Updated: Apr 21, 2019
In my Cycle & Sexual Well-Being practice, I see a lot of people who are surprised they cannot get pregnant right away when they stop their birth control method. Others are surprised that they can get pregnant way earlier than they had expected it to happen. What both groups have in common, is that there is very little knowledge about the actual physiology and endocrinology of the fertile phenotypical female body.
This blog highlights why it is beneficial to get to know both your body and cycle before pregnancy.
Hormonal birth control and natural hormones & cycle
Most people I see are or have been on some form of hormonal contraception, and usually from an early age on. If we take into consideration it takes a few years for a body to get a hang of cycling, it is also easy to understand that this process of getting into balance is often times interrupted too early with hormonal birth control.
In many cases, the body picks up where it left off after quitting hormonal contraception and it will try to find a balance. If you had a perfectly regular cycle, the body will try to aim for that, if you had PCOS symptoms before starting the pill, the body will most likely go back to that, etc.
The problem with getting off of hormonal birth control with the aim of getting pregnant soon after, is the following: many people have not really experienced the ebbing and flowing of their own natural hormones and cycles. The hormones released during pregnancy, are quite something else. This can be a very overwhelming experience if one has not experienced their own natural hormone ebbs and flows for 10-15 years.
Benefits of getting to know your body and cycle before getting pregnant
You know what your menstrual cycles look like When you learn what your own menstrual cycle pattern is, you can estimate easier whether your cycle is regular. If you also track you menstrual cycle, you can learn when your fertile window is and when is the best time to try to to conceive. Detecting issues When you know your body, you’ll also recognize it easier when something is off. If you know your body and cycles and what their rhythms are, it is easier for you to document when something is off (f.e. yeast infections can be more easily detected, irregular cycles, anovulatory cycles) Knowledge is power If getting pregnant doesn’t come that easy for you, and you have tracked your cycles according to the Fertility Awareness Method (using basal body temperature, cervical mucus and cervical position as primary fertility signs), you can go to your care provider with actual data from your cycle. Usually what happens, is that when you have issues getting pregnant, doctors will turn to this method to see whether you ovulate. If you have done the work already, the process might go smoother. Hormones aren’t foreign When naturally moving through our menstrual cycles, we go through various phases of hormones: the follicular phase where estrogen is highest, then ovulation, and the luteal phase where progesterone is highest. During each phase, these flows of hormones are connected to how we feel emotionally, and in our energy levels. When we are used to moving through these ebbs and flows, it is easier to surrender to the ebbs and flows of pregnancy and birth. All the juices Our bodies do many amazing things. And all of these things require juice! Our cervical mucus changes, our blood flows each month. When we are used to connecting with these fluids of our bodies, and befriend them instead of finding them gross or disgusting, it is again easier to surrender to the fluids during pregnancy and birth. We tend to forget that all the cycles in our lives are connected. But our relationship to our body (and how conscious it is) in one cycle of life, influences how we step into another.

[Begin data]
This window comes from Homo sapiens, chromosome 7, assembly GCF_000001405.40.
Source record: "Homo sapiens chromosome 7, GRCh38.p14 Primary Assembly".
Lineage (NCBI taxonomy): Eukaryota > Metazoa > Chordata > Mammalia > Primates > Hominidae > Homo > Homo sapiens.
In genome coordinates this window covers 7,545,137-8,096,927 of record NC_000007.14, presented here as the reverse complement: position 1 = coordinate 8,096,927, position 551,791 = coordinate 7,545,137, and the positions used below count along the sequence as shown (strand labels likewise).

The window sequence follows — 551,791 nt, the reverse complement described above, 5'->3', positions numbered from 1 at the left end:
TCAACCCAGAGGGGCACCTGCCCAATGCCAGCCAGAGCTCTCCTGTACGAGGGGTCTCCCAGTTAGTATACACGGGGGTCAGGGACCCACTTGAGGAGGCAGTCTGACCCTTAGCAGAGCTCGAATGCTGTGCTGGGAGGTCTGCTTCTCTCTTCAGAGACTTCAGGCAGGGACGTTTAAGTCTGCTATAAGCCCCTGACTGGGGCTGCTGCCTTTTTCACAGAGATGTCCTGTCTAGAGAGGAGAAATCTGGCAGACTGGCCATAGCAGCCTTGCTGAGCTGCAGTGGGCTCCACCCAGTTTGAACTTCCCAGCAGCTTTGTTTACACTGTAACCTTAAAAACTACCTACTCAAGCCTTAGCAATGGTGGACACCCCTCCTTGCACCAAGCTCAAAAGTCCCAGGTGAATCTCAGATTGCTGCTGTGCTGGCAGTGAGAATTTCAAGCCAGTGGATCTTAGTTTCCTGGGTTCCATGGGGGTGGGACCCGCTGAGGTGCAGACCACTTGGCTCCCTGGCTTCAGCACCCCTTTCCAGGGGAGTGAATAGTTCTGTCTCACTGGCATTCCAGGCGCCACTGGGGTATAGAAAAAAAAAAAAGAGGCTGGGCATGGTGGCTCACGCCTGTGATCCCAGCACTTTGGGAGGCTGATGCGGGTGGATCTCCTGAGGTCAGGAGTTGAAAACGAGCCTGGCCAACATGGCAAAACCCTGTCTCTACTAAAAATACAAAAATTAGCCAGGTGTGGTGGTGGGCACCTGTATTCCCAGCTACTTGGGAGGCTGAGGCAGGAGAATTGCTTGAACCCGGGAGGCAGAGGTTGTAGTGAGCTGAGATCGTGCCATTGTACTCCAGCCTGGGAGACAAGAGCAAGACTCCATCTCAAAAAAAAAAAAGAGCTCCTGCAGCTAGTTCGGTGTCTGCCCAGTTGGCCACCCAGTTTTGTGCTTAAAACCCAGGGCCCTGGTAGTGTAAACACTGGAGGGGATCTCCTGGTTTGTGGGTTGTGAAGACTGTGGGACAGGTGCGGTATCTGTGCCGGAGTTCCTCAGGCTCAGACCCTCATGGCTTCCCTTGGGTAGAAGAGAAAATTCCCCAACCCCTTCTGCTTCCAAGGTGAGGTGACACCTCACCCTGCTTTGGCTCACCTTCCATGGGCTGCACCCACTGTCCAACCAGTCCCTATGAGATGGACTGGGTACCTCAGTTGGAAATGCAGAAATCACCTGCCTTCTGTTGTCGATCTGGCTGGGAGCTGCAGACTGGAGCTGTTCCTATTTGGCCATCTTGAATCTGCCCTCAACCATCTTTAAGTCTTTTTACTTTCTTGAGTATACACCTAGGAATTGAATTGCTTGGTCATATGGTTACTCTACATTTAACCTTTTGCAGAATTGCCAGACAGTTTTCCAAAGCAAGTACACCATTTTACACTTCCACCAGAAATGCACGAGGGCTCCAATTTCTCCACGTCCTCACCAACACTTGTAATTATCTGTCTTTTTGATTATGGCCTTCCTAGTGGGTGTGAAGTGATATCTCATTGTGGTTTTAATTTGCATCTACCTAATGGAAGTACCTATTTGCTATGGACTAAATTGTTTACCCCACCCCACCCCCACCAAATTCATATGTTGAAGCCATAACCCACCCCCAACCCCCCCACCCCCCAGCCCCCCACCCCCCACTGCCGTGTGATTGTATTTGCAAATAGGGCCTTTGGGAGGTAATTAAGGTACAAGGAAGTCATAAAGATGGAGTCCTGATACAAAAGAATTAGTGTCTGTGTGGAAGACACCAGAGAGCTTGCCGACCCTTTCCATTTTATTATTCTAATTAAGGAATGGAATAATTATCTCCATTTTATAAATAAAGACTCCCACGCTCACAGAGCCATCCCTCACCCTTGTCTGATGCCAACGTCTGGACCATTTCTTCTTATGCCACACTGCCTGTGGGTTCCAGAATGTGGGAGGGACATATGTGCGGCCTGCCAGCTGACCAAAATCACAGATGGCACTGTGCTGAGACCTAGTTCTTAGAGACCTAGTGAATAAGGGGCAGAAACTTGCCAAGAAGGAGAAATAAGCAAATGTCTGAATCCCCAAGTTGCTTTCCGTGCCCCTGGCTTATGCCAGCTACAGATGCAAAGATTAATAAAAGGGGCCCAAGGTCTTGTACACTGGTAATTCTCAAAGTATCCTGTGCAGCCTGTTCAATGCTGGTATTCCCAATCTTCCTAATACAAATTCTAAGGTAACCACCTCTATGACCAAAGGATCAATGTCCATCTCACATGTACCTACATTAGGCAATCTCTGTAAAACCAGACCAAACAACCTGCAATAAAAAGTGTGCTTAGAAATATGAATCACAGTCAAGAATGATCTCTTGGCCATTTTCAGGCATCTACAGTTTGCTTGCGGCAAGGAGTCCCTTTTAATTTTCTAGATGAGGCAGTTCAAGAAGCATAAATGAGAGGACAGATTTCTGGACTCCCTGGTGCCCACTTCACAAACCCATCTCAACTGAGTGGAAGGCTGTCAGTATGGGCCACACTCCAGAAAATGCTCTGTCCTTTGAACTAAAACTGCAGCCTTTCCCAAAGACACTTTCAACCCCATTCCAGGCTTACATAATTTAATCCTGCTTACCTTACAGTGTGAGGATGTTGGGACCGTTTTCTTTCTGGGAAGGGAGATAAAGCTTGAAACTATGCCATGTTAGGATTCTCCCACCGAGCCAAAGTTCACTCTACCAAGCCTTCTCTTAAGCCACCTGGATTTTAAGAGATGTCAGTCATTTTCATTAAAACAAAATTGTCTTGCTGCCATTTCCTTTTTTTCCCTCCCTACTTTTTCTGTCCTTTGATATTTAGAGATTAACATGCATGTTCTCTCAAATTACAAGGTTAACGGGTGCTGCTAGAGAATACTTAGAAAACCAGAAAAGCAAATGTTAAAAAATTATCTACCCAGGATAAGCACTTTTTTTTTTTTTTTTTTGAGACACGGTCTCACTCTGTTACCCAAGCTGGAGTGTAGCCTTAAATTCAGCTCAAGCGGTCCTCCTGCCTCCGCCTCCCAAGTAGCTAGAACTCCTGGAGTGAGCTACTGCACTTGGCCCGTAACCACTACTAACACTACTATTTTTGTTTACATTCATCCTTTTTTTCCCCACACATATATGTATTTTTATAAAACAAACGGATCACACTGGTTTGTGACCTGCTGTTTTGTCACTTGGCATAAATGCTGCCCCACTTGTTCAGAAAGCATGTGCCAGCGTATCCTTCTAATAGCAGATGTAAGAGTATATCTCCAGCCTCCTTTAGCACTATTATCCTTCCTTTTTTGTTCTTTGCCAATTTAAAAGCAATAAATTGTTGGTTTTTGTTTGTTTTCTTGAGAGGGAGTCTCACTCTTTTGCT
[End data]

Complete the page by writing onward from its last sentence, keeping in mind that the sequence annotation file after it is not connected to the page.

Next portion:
This blog appeared earlier on www.motherheart.org -- I am on their team of sisters, supporting mothers throughout all episodes of motherhood.